1. Jill
    Jill April 7, 2015 at 6:56 am

    Heck, I’m living proof of the ease of injuring yourself ON the trail. I’m one month into healing up from a broken ankle sustained on an easy trail, hiking with a whole group of people. I never saw the darn tree root that grabbed my foot, but the guy behind me said that was what happened. All I knew was that my ankle rolled and I went down. Then it became a matter of how I was going to get back to my car (I didn’t know it was broken until later either). In retrospect, hiking with the group was actually a detriment in one way because I was hiking much faster than I would have solo. Also my own ego – I decided not to use my hiking poles “because it was only a day hike.” Lessons learned.

  2. Fred Brockman
    Fred Brockman April 7, 2015 at 1:16 pm

    Great blog post Ray. I have done lots of off-trail hiking for 35+ years, but you are right — you have to constantly remind yourself not to be cavalier. Off-trail, I pay particular attention to underlying rocks that are loose or have potential to teeter, to prevent/minimize fall or twist injuries.
    I had a humbling experience a month ago on my own property, which borders a wilderness area. I was working along the stream, and a 150-200 pound rock shifted a couple inches, crushing my hand between it and the overlying rocks. It was only with great effort that I was able to move the rock off my hand. Had the rock been much larger I would have been stuck.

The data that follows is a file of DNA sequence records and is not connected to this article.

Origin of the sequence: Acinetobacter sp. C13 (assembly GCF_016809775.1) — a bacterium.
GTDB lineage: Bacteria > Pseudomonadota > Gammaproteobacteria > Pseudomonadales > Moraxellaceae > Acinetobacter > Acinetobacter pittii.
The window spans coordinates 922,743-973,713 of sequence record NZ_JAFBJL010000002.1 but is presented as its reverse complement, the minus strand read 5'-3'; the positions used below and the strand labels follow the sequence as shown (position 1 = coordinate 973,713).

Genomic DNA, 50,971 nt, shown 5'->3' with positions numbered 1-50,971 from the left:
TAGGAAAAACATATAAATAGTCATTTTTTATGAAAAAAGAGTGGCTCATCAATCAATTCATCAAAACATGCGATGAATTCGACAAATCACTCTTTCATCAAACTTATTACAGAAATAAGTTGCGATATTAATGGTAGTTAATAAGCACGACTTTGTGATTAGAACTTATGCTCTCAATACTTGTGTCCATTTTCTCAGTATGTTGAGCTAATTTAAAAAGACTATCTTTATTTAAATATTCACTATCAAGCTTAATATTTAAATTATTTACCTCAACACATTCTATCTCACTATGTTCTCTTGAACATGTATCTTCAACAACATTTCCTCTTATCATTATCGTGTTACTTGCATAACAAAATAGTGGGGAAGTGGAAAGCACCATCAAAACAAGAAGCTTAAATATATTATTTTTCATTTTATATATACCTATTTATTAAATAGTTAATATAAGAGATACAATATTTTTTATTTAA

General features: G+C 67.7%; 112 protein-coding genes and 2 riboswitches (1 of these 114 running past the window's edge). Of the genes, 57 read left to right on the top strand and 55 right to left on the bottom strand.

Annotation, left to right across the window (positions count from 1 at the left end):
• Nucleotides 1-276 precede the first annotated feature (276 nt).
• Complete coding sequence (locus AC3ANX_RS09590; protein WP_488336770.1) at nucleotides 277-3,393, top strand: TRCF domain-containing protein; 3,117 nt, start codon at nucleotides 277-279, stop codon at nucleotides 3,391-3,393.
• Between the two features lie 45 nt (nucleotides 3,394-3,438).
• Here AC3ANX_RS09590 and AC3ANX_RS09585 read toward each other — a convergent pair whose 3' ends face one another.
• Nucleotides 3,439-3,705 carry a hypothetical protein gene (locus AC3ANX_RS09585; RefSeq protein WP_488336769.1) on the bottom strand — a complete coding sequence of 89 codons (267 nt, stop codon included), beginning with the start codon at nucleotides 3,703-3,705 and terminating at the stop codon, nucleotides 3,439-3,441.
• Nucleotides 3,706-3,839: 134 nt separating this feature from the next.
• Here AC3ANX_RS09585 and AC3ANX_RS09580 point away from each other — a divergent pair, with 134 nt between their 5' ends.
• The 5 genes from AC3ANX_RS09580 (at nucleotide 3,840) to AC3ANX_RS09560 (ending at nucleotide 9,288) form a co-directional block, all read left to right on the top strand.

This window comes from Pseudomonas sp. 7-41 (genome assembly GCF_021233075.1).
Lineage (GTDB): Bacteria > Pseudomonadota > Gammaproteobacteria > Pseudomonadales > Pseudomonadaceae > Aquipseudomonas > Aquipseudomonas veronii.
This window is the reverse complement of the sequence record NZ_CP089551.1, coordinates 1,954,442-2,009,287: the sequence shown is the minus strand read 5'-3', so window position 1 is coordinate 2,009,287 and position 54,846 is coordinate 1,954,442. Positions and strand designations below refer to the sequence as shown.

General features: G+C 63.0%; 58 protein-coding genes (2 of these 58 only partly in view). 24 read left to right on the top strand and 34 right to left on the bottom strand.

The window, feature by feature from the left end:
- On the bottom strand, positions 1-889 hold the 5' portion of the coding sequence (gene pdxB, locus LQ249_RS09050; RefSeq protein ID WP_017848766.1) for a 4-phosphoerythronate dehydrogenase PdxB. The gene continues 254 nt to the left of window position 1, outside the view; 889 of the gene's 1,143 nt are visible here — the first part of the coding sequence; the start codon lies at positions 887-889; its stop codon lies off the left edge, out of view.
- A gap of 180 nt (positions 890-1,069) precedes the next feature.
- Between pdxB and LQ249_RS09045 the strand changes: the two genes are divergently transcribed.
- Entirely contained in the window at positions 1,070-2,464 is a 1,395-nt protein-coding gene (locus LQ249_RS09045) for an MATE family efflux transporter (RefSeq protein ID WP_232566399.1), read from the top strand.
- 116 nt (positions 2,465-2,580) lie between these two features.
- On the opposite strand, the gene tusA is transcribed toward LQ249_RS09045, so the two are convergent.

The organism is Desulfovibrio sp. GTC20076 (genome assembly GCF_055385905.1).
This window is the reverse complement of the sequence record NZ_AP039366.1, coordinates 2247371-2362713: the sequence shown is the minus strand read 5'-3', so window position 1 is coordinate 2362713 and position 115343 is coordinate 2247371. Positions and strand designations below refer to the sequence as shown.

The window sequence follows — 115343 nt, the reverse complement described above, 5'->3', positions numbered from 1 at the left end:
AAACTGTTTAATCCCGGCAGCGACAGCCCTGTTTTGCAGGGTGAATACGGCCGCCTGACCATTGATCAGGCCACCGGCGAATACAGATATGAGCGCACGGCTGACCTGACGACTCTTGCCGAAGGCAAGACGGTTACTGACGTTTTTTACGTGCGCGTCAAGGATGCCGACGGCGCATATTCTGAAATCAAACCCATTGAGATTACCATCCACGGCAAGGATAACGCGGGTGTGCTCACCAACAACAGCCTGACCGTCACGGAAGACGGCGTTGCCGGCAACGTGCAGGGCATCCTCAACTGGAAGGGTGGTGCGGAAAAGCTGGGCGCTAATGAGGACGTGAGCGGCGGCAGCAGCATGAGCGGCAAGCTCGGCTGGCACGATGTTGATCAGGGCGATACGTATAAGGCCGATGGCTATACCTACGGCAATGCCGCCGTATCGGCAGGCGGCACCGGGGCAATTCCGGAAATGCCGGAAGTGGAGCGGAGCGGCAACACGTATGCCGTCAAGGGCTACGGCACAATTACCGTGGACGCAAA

3. Karen Jensen
    Karen Jensen April 7, 2015 at 1:43 pm

    Good post and always an interesting topic. I believe that it is ok to die. It’s ok when you’re 20, 50 or 100. It is ok to die at any age and at any time; many do. It is indeed sad for those left behind, but it’s not “tragic” to die in the wilderness; it’s a great place to go, far better than a hospital. I’m totally ok with dying out there. I’d rather die that way than never go out at all. But I’m at the age where I think about these things, having known a lot of friends and family to die recently, and I don’t feel entitled to live a long life.

    I’m *not* ok with putting others at risk however, either my rescuers or good samaritans, or even fellow hikers in my party. I’m more careful when hiking with others, because if I get injured the pressure is on them to help me.

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